The proposition of a hike in the assessment tax for properties in Kuala Lumpur only has been met with a furore of objection. The increase, set to be announced on 17th December 2013, has drawn an almost unanimous ‘no’ from all relevant parties.
The recent announcement of an increase in the assessment tax by Federal Territories Minister Datuk Seri Tengku Adnan Tengku Mansor has not gone down well with Kuala Lumpur’s residents and MPs. Tengku Adnan has attributed the increase in the rates to the rising prices of properties in the Kuala Lumpur area.
Currently standing at 6% for residential units and 12% for commercial units, the initially-proposed increase was between 100%-300%. Set to be implemented in 2014, many deemed the raise to be unfair and unjustified.
“In view of the fact that there have been widespread and strong objections to the unjustifiable hike in assessment rates, I believe that a downward revision is no longer an option but a must for him [Tengku Adnan],” Seputeh MP Teresa Kok said in a statement.
The annual assessment, commonly paid semi-annually in two instalments, is based on the tax percentage imposed on the property’s annual value or rateable value. The annual value is calculated based on the monthly rental at arm’s length transaction multiplied by 12 months. Taxing at the same tax rate for the past 21 years, the Dewan Bandaraya Kuala Lumpur (DBKL) is allowed to raise the assessment tax amount once every five years. An example of how the tax works is:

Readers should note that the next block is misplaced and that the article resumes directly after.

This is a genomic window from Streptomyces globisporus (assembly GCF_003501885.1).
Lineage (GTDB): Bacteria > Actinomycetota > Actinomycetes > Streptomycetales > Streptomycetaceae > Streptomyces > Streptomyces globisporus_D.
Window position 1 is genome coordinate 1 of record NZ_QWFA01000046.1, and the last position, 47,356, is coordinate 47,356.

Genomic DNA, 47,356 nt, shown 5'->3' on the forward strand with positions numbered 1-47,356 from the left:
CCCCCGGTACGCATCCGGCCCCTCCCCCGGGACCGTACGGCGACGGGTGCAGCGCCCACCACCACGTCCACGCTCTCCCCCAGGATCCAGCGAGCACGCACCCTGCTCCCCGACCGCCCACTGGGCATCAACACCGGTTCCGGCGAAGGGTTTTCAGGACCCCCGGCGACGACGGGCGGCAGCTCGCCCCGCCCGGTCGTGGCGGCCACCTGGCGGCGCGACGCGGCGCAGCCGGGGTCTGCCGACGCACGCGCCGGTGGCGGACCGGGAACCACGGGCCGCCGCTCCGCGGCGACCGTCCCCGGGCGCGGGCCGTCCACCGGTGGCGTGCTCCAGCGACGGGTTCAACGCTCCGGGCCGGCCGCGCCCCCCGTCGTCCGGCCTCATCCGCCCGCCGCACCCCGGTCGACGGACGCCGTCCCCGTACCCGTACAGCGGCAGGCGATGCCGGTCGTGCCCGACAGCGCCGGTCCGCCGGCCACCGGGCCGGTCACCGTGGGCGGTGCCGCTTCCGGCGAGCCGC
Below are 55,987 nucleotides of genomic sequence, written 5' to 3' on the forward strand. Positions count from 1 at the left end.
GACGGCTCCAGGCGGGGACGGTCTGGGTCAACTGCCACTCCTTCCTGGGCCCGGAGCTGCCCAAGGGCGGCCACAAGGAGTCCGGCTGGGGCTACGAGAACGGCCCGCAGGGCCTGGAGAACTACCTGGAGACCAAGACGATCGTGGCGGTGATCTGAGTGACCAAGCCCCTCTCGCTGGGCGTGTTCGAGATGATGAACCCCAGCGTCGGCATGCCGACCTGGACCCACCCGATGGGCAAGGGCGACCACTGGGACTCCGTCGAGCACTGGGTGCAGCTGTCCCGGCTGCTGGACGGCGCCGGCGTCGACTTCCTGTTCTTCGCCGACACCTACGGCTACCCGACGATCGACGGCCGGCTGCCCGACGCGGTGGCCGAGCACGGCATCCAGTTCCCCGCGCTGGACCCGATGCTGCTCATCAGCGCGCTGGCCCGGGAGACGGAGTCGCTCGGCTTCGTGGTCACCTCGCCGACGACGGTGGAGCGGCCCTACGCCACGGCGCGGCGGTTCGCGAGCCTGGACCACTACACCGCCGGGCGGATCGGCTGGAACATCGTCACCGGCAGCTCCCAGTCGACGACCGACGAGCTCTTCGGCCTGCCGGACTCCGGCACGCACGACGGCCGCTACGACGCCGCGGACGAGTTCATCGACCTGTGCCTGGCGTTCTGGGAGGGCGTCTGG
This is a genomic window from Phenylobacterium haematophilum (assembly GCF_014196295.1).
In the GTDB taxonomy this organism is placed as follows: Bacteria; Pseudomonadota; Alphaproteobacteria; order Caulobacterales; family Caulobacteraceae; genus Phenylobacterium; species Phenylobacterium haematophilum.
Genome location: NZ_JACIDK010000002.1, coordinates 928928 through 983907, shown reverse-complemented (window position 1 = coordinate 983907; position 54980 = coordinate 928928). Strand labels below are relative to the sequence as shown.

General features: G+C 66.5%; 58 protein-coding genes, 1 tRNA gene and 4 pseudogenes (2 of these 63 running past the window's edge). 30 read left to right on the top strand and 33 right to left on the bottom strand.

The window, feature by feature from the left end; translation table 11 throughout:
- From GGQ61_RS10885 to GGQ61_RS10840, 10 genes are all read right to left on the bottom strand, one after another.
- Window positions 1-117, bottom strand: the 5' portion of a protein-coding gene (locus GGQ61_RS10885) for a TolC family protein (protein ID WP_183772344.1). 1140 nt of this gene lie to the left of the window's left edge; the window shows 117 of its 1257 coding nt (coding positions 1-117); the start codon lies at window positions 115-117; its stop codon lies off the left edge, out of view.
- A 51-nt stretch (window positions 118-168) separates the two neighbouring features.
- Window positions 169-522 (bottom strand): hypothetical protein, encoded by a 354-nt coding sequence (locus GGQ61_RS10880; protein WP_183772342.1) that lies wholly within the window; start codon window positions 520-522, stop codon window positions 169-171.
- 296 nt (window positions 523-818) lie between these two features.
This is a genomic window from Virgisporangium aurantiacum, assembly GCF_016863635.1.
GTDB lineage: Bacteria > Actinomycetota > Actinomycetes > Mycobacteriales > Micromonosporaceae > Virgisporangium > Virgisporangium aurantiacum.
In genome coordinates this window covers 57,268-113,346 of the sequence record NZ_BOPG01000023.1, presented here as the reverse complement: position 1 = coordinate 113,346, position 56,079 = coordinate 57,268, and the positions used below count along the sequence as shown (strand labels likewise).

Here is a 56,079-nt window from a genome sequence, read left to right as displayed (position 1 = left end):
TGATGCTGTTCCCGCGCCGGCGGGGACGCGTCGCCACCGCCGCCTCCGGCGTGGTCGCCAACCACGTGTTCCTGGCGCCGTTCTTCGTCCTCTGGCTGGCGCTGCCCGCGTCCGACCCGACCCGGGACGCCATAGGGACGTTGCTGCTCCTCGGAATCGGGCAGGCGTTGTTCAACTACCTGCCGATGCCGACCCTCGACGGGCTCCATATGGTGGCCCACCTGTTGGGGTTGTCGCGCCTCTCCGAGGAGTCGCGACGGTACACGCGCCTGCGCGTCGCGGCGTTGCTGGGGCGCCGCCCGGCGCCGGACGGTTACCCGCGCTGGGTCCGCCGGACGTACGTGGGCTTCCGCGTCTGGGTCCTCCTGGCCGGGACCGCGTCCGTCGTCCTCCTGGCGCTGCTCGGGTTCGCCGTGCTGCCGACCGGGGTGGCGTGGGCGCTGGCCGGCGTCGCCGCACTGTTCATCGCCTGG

- If a property’s annual value amounts to RM12,000 per annum (RM1,000 per month), the current rate (6%) would amount to a tax of RM720 per year. The proposed 2014 tax hike (at a maximum of 300%) would increase the annual amount to RM2,160.
Taking to the media, residents have voiced their complaints about the DBKL’s services about this assessment tax funds. Potholes, clogged drains, dirty amenities and floods are rampant in KL and many residents question whether a potential 200% increase will be reflected in the services rendered by DBKL.
“The timing is completely out. With the pending implementation of the Goods & Services Tax in 2015, the people are most definitely going to be burdened. It is not the residents’ fault that the tax has not changed in 21 years. Why should people pay for badly maintained roads and dirty public toilets?”, Associate Director of Raine & Horne, James Tan told iProperty.com.
Another concern is the toll it would take on the residents of certain areas.
“An assessment rate hike may be acceptable if it is not increased by such a large amount, which ultimately burdens the lower-income households, pensioners and owner-occupied homes. A gradual increase would have been more welcome,” said K. Aruljothi, Treasurer of the Residents Association of Lucky Gardens, Bangsar.
Taking into consideration protests from relevant parties, the proposed hike has been revised to, by between 50%-70%.
Understanding their grievances, Tengku Adnan has requested that residents express their opinions and views on the proposed assessment tax hike in an official objection letter (surat bantahan) addressed to DBKL (sample letter as per below). The letter must be sent to the DBKL office before 17th December 2013.
These objection letters will be taken into consideration during the proposal meeting, and will assist in the outcome of the 17th December 2013 announcement of the assessment tax rate.
A sample of the objection letter (surat bantahan):